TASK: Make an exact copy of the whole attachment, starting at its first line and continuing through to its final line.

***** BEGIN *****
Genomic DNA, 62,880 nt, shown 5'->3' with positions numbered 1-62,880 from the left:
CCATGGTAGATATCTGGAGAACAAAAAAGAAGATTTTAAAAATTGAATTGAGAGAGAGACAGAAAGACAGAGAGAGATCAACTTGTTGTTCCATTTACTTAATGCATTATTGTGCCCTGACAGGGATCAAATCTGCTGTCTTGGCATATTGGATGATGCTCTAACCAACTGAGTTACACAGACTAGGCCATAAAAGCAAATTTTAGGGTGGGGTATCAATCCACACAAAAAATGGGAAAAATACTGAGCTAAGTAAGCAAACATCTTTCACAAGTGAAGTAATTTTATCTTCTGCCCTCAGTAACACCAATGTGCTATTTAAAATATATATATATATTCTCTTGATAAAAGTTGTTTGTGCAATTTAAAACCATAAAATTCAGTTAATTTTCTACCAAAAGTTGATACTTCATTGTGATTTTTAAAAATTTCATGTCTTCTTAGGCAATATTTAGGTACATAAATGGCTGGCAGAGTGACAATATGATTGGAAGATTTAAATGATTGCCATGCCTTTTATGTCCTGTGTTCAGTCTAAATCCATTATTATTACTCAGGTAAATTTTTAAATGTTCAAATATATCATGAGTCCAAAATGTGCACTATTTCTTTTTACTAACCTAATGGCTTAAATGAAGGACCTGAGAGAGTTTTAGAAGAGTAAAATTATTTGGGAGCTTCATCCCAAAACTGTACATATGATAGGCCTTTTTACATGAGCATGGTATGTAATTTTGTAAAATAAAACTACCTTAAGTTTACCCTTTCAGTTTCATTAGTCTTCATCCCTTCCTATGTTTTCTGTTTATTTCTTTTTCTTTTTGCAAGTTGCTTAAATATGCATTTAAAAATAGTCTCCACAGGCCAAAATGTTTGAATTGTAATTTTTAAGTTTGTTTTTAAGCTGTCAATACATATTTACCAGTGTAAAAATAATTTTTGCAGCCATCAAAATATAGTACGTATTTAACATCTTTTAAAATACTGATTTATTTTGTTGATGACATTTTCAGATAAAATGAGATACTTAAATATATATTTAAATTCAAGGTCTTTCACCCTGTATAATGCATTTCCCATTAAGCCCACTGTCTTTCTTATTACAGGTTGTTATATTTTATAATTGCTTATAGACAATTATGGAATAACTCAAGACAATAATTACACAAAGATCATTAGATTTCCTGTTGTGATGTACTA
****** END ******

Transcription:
Genomic DNA, 62,880 nt, shown 5'->3' with positions numbered 1-62,880 from the left:
CCATGGTAGATATCTGGAGAACAAAAAAGAAGATTTTAAAAATTGAATTGAGAGAGAGACAGAAAGACAGAGAGAGATCAACTTGTTGTTCCATTTACTTAATGCATTATTGTGCCCTGACAGGGATCAAATCTGCTGTCTTGGCATATTGGATGATGCTCTAACCAACTGAGTTACACAGACTAGGCCATAAAAGCAAATTTTAGGGTGGGGTATCAATCCACACAAAAAATGGGAAAAATACTGAGCTAAGTAAGCAAACATCTTTCACAAGTGAAGTAATTTTATCTTCTGCCCTCAGTAACACCAATGTGCTATTTAAAATATATATATATATTCTCTTGATAAAAGTTGTTTGTGCAATTTAAAACCATAAAATTCAGTTAATTTTCTACCAAAAGTTGATACTTCATTGTGATTTTTAAAAATTTCATGTCTTCTTAGGCAATATTTAGGTACATAAATGGCTGGCAGAGTGACAATATGATTGGAAGATTTAAATGATTGCCATGCCTTTTATGTCCTGTGTTCAGTCTAAATCCATTATTATTACTCAGGTAAATTTTTAAATGTTCAAATATATCATGAGTCCAAAATGTGCACTATTTCTTTTTACTAACCTAATGGCTTAAATGAAGGACCTGAGAGAGTTTTAGAAGAGTAAAATTATTTGGGAGCTTCATCCCAAAACTGTACATATGATAGGCCTTTTTACATGAGCATGGTATGTAATTTTGTAAAATAAAACTACCTTAAGTTTACCCTTTCAGTTTCATTAGTCTTCATCCCTTCCTATGTTTTCTGTTTATTTCTTTTTCTTTTTGCAAGTTGCTTAAATATGCATTTAAAAATAGTCTCCACAGGCCAAAATGTTTGAATTGTAATTTTTAAGTTTGTTTTTAAGCTGTCAATACATATTTACCAGTGTAAAAATAATTTTTGCAGCCATCAAAATATAGTACGTATTTAACATCTTTTAAAATACTGATTTATTTTGTTGATGACATTTTCAGATAAAATGAGATACTTAAATATATATTTAAATTCAAGGTCTTTCACCCTGTATAATGCATTTCCCATTAAGCCCACTGTCTTTCTTATTACAGGTTGTTATATTTTATAATTGCTTATAGACAATTATGGAATAACTCAAGACAATAATTACACAAAGATCATTAGATTTCCTGTTGTGATGTACTA